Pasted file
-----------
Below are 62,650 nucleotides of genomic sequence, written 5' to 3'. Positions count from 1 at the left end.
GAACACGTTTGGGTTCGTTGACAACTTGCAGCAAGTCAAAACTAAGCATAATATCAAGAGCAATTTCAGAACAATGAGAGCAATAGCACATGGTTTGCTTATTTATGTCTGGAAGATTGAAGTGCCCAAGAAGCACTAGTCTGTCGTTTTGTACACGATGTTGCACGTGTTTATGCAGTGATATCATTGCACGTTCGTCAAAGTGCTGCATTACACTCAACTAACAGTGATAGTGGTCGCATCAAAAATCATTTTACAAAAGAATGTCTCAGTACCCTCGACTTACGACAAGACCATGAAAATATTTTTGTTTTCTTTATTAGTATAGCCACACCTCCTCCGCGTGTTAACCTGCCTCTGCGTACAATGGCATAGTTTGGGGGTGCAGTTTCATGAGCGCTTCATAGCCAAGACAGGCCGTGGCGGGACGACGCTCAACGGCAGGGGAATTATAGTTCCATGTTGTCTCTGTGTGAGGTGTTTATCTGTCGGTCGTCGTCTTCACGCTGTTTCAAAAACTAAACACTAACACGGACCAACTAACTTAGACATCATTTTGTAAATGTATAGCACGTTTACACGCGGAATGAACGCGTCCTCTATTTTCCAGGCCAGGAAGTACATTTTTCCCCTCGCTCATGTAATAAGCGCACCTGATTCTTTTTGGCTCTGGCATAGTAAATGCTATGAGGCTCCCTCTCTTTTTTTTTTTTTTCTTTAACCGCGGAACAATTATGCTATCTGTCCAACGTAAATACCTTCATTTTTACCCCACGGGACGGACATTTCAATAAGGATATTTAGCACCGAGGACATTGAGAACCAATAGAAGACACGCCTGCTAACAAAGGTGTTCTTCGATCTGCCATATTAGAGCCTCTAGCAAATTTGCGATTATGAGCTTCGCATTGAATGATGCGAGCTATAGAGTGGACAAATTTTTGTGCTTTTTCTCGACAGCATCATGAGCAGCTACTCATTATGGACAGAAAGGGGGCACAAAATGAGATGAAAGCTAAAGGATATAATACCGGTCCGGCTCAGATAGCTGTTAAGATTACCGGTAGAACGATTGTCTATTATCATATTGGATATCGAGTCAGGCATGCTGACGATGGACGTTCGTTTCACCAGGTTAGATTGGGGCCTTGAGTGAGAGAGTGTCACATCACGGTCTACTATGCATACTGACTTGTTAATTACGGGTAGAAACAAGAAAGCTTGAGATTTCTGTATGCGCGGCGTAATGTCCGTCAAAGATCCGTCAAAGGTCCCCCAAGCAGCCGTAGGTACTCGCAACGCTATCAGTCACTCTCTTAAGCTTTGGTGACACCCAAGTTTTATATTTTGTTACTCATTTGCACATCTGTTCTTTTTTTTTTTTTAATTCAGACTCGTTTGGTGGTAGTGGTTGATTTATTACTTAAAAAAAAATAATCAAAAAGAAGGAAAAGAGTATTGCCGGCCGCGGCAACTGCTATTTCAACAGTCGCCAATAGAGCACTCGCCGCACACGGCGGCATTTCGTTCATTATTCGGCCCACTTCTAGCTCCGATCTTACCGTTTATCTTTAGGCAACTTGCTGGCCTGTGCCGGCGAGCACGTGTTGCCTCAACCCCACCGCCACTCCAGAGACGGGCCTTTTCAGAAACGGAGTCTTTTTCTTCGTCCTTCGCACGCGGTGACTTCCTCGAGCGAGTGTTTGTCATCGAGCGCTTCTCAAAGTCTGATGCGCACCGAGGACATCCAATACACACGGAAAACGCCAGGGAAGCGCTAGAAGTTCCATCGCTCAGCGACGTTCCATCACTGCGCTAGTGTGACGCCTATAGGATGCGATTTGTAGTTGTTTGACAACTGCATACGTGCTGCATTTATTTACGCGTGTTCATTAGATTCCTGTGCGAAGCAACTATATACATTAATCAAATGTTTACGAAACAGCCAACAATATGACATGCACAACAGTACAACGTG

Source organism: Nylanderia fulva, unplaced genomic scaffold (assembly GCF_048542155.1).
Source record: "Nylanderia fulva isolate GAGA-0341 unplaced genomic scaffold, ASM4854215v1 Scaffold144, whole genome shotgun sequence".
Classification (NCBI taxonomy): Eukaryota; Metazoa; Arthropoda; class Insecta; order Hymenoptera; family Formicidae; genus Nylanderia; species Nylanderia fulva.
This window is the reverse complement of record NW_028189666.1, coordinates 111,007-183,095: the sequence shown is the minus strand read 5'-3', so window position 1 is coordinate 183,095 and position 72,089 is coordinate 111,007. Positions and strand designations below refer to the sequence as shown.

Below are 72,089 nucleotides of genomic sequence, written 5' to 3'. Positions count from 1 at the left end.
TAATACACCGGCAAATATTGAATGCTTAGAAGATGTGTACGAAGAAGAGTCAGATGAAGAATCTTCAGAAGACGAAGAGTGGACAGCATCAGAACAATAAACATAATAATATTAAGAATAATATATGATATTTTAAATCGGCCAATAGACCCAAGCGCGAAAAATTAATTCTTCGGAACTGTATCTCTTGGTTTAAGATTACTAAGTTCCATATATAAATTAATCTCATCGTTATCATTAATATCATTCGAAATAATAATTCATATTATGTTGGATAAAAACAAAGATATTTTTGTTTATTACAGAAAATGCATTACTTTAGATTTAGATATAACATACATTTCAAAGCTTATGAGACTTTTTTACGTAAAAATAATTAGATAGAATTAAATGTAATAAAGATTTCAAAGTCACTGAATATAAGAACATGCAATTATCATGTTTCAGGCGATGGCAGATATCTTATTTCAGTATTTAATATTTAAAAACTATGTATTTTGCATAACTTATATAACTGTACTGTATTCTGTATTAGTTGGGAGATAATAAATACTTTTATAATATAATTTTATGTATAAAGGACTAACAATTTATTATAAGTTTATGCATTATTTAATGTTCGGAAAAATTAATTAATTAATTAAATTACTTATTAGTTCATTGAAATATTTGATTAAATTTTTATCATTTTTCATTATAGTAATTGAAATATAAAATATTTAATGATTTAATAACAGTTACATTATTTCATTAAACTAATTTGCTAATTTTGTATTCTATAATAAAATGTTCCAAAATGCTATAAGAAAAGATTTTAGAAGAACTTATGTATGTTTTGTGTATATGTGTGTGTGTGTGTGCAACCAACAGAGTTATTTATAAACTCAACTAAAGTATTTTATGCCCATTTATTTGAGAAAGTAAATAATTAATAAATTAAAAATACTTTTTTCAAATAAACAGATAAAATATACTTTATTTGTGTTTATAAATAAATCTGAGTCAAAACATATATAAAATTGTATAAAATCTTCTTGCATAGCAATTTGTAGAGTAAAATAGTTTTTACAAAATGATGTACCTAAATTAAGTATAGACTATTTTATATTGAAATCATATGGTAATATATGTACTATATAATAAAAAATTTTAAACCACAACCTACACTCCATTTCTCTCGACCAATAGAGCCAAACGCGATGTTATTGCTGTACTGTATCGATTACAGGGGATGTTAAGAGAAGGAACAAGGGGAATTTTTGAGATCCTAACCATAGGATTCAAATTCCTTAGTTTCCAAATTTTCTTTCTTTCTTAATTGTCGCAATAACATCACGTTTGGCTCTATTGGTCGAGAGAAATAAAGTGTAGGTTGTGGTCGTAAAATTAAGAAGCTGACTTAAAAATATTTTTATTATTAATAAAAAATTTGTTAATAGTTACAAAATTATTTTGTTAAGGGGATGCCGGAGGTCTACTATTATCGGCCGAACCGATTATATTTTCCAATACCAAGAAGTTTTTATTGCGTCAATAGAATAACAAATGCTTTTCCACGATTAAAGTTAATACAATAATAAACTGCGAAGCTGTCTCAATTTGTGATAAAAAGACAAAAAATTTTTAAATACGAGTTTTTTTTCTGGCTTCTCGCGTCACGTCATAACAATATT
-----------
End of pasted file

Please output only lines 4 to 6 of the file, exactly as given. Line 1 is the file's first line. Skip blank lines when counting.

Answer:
Source record: "Nylanderia fulva isolate GAGA-0341 unplaced genomic scaffold, ASM4854215v1 Scaffold144, whole genome shotgun sequence".
Classification (NCBI taxonomy): Eukaryota; Metazoa; Arthropoda; class Insecta; order Hymenoptera; family Formicidae; genus Nylanderia; species Nylanderia fulva.
This window is the reverse complement of record NW_028189666.1, coordinates 111,007-183,095: the sequence shown is the minus strand read 5'-3', so window position 1 is coordinate 183,095 and position 72,089 is coordinate 111,007. Positions and strand designations below refer to the sequence as shown.